‘John Cage: The Sight of Silence’
John Cage was not only a composer, writer and music theorist; he was also a passionate visual artist. The National Academy Museum of New York presents “John Cage: The Sight of Silence,” a special exhibit that provides insight into the mind of an artist who critics consider one of the most influential American composers of the 20th Century. Cage was a man that profoundly impacted the evolution of music, crossing new frontiers and shaping the work of future generations of artists and musicians.
He is best known for his 1952 composition 4’33’’, which is deliberately performed in the absence of sound. During his career, Cage created a very extensive body of prints, watercolors and drawings. Sixty of the artist’s works are on display and it is the only showing of his visual work in New York City during his centenary year. Most of these works were produced during the 1980s and in 1990, when Cage was artist-in-residence at the Mountain Lake Workshop in Virginia. “A lot of people know Cage as a musician, a philosopher, and a writer, but only a few people know that he was also a painter,” said Marshall N. Price, Academy Curator of Modern and Contemporary Art.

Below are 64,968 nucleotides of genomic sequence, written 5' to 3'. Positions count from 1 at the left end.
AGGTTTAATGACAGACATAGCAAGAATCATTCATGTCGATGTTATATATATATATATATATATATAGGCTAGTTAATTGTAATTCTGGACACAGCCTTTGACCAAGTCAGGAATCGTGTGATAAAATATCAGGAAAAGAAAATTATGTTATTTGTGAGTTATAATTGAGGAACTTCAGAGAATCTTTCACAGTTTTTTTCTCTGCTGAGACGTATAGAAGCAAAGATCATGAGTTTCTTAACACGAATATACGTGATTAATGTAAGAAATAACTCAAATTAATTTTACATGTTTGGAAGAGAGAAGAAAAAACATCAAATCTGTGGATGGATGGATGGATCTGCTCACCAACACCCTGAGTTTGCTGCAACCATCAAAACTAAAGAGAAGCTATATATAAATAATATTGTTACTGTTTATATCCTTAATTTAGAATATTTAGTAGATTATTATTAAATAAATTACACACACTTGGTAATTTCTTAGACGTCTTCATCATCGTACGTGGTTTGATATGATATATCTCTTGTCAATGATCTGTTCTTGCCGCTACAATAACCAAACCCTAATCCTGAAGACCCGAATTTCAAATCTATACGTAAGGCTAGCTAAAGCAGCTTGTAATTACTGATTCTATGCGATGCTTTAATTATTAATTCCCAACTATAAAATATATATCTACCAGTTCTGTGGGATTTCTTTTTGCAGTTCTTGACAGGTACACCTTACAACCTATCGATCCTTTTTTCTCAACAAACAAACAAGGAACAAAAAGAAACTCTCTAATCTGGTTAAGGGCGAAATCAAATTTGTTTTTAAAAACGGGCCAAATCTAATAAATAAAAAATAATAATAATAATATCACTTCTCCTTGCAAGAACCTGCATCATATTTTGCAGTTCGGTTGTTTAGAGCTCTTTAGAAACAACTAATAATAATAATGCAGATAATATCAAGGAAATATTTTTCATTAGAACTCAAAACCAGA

The exhibition also includes other media, such as photographs, videos of Cage painting and recordings of his music. He is well known because of his technique, called chance operations, to create both his visual and musical works. He sought to eliminate the personal touch of the artist by relying on indeterminacy. In contrast to traditional Western ideas of artistic process, he used Ancient Eastern philosophy to guide his aesthetic decisions.
“I use chance operations instead of operating according to my likes and dislikes,” said Cage, a man who tried to express freedom not only in the music world and in art, but also in his life, and a man that believed in the sound of silence. His works seem characterized by their revolutionary qualities. His graphic compositions and music honor silence along with sound. #
“John Cage: The Sight of Silence” runs through January 13, 2013, at the National Academy Museum, 1083 Fifth Avenue at 89th Street.